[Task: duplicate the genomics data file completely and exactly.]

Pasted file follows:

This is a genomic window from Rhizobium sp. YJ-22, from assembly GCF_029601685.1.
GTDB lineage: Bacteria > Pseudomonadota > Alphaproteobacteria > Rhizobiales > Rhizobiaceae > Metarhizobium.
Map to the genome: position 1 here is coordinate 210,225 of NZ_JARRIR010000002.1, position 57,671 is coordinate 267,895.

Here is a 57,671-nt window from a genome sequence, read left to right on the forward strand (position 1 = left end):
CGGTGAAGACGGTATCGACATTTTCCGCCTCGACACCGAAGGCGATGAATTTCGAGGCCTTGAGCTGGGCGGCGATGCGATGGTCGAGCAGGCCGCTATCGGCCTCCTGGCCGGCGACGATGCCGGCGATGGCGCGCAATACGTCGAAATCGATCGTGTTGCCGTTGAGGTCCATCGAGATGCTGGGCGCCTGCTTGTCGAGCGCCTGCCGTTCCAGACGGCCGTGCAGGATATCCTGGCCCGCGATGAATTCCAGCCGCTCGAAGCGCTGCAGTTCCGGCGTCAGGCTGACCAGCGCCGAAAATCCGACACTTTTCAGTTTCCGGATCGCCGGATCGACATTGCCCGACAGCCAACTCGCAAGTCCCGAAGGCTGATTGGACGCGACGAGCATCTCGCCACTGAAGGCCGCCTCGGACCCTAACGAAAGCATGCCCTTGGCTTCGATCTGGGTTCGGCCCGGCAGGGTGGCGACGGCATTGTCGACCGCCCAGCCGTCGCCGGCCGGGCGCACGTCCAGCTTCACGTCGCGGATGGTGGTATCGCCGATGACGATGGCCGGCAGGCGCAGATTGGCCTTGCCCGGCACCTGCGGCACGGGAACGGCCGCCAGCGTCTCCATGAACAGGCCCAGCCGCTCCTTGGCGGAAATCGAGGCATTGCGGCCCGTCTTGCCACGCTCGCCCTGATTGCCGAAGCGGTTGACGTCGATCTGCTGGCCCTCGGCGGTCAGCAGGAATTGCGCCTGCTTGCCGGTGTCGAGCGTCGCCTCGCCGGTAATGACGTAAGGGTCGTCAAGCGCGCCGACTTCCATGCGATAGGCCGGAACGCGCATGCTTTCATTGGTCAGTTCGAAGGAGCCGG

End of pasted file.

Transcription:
This is a genomic window from Rhizobium sp. YJ-22, from assembly GCF_029601685.1.
GTDB lineage: Bacteria > Pseudomonadota > Alphaproteobacteria > Rhizobiales > Rhizobiaceae > Metarhizobium.
Map to the genome: position 1 here is coordinate 210,225 of NZ_JARRIR010000002.1, position 57,671 is coordinate 267,895.

Here is a 57,671-nt window from a genome sequence, read left to right on the forward strand (position 1 = left end):
CGGTGAAGACGGTATCGACATTTTCCGCCTCGACACCGAAGGCGATGAATTTCGAGGCCTTGAGCTGGGCGGCGATGCGATGGTCGAGCAGGCCGCTATCGGCCTCCTGGCCGGCGACGATGCCGGCGATGGCGCGCAATACGTCGAAATCGATCGTGTTGCCGTTGAGGTCCATCGAGATGCTGGGCGCCTGCTTGTCGAGCGCCTGCCGTTCCAGACGGCCGTGCAGGATATCCTGGCCCGCGATGAATTCCAGCCGCTCGAAGCGCTGCAGTTCCGGCGTCAGGCTGACCAGCGCCGAAAATCCGACACTTTTCAGTTTCCGGATCGCCGGATCGACATTGCCCGACAGCCAACTCGCAAGTCCCGAAGGCTGATTGGACGCGACGAGCATCTCGCCACTGAAGGCCGCCTCGGACCCTAACGAAAGCATGCCCTTGGCTTCGATCTGGGTTCGGCCCGGCAGGGTGGCGACGGCATTGTCGACCGCCCAGCCGTCGCCGGCCGGGCGCACGTCCAGCTTCACGTCGCGGATGGTGGTATCGCCGATGACGATGGCCGGCAGGCGCAGATTGGCCTTGCCCGGCACCTGCGGCACGGGAACGGCCGCCAGCGTCTCCATGAACAGGCCCAGCCGCTCCTTGGCGGAAATCGAGGCATTGCGGCCCGTCTTGCCACGCTCGCCCTGATTGCCGAAGCGGTTGACGTCGATCTGCTGGCCCTCGGCGGTCAGCAGGAATTGCGCCTGCTTGCCGGTGTCGAGCGTCGCCTCGCCGGTAATGACGTAAGGGTCGTCAAGCGCGCCGACTTCCATGCGATAGGCCGGAACGCGCATGCTTTCATTGGTCAGTTCGAAGGAGCCGG